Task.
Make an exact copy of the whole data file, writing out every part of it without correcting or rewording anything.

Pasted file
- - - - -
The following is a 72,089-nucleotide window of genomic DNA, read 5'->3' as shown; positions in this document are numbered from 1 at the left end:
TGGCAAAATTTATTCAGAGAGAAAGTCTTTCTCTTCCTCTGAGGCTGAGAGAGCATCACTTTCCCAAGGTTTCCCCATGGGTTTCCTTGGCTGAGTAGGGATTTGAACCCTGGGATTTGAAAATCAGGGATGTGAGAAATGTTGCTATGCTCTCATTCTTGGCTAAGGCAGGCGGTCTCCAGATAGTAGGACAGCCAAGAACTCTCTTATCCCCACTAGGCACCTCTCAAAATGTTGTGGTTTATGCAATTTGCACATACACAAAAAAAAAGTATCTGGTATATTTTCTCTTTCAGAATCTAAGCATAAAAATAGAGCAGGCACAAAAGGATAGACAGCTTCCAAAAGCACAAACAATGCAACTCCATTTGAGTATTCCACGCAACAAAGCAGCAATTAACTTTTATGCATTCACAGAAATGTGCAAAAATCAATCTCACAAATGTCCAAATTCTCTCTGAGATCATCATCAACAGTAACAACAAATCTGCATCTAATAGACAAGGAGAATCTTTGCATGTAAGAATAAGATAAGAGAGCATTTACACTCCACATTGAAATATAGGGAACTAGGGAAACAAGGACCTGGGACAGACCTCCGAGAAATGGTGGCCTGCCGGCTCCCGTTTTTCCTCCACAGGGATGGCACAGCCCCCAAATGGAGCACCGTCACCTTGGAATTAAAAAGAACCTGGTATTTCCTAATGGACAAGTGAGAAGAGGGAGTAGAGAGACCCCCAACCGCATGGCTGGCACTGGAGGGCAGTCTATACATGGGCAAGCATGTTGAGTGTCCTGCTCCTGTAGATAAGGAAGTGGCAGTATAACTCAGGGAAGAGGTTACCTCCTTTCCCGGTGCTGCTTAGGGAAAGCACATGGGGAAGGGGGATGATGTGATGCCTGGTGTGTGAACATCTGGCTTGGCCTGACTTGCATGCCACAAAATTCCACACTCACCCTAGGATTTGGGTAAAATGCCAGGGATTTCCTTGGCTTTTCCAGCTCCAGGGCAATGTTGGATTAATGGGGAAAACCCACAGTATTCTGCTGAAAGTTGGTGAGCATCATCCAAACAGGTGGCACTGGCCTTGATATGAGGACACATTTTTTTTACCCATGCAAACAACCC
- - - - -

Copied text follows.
The following is a 72,089-nucleotide window of genomic DNA, read 5'->3' as shown; positions in this document are numbered from 1 at the left end:
TGGCAAAATTTATTCAGAGAGAAAGTCTTTCTCTTCCTCTGAGGCTGAGAGAGCATCACTTTCCCAAGGTTTCCCCATGGGTTTCCTTGGCTGAGTAGGGATTTGAACCCTGGGATTTGAAAATCAGGGATGTGAGAAATGTTGCTATGCTCTCATTCTTGGCTAAGGCAGGCGGTCTCCAGATAGTAGGACAGCCAAGAACTCTCTTATCCCCACTAGGCACCTCTCAAAATGTTGTGGTTTATGCAATTTGCACATACACAAAAAAAAAGTATCTGGTATATTTTCTCTTTCAGAATCTAAGCATAAAAATAGAGCAGGCACAAAAGGATAGACAGCTTCCAAAAGCACAAACAATGCAACTCCATTTGAGTATTCCACGCAACAAAGCAGCAATTAACTTTTATGCATTCACAGAAATGTGCAAAAATCAATCTCACAAATGTCCAAATTCTCTCTGAGATCATCATCAACAGTAACAACAAATCTGCATCTAATAGACAAGGAGAATCTTTGCATGTAAGAATAAGATAAGAGAGCATTTACACTCCACATTGAAATATAGGGAACTAGGGAAACAAGGACCTGGGACAGACCTCCGAGAAATGGTGGCCTGCCGGCTCCCGTTTTTCCTCCACAGGGATGGCACAGCCCCCAAATGGAGCACCGTCACCTTGGAATTAAAAAGAACCTGGTATTTCCTAATGGACAAGTGAGAAGAGGGAGTAGAGAGACCCCCAACCGCATGGCTGGCACTGGAGGGCAGTCTATACATGGGCAAGCATGTTGAGTGTCCTGCTCCTGTAGATAAGGAAGTGGCAGTATAACTCAGGGAAGAGGTTACCTCCTTTCCCGGTGCTGCTTAGGGAAAGCACATGGGGAAGGGGGATGATGTGATGCCTGGTGTGTGAACATCTGGCTTGGCCTGACTTGCATGCCACAAAATTCCACACTCACCCTAGGATTTGGGTAAAATGCCAGGGATTTCCTTGGCTTTTCCAGCTCCAGGGCAATGTTGGATTAATGGGGAAAACCCACAGTATTCTGCTGAAAGTTGGTGAGCATCATCCAAACAGGTGGCACTGGCCTTGATATGAGGACACATTTTTTTTACCCATGCAAACAACCC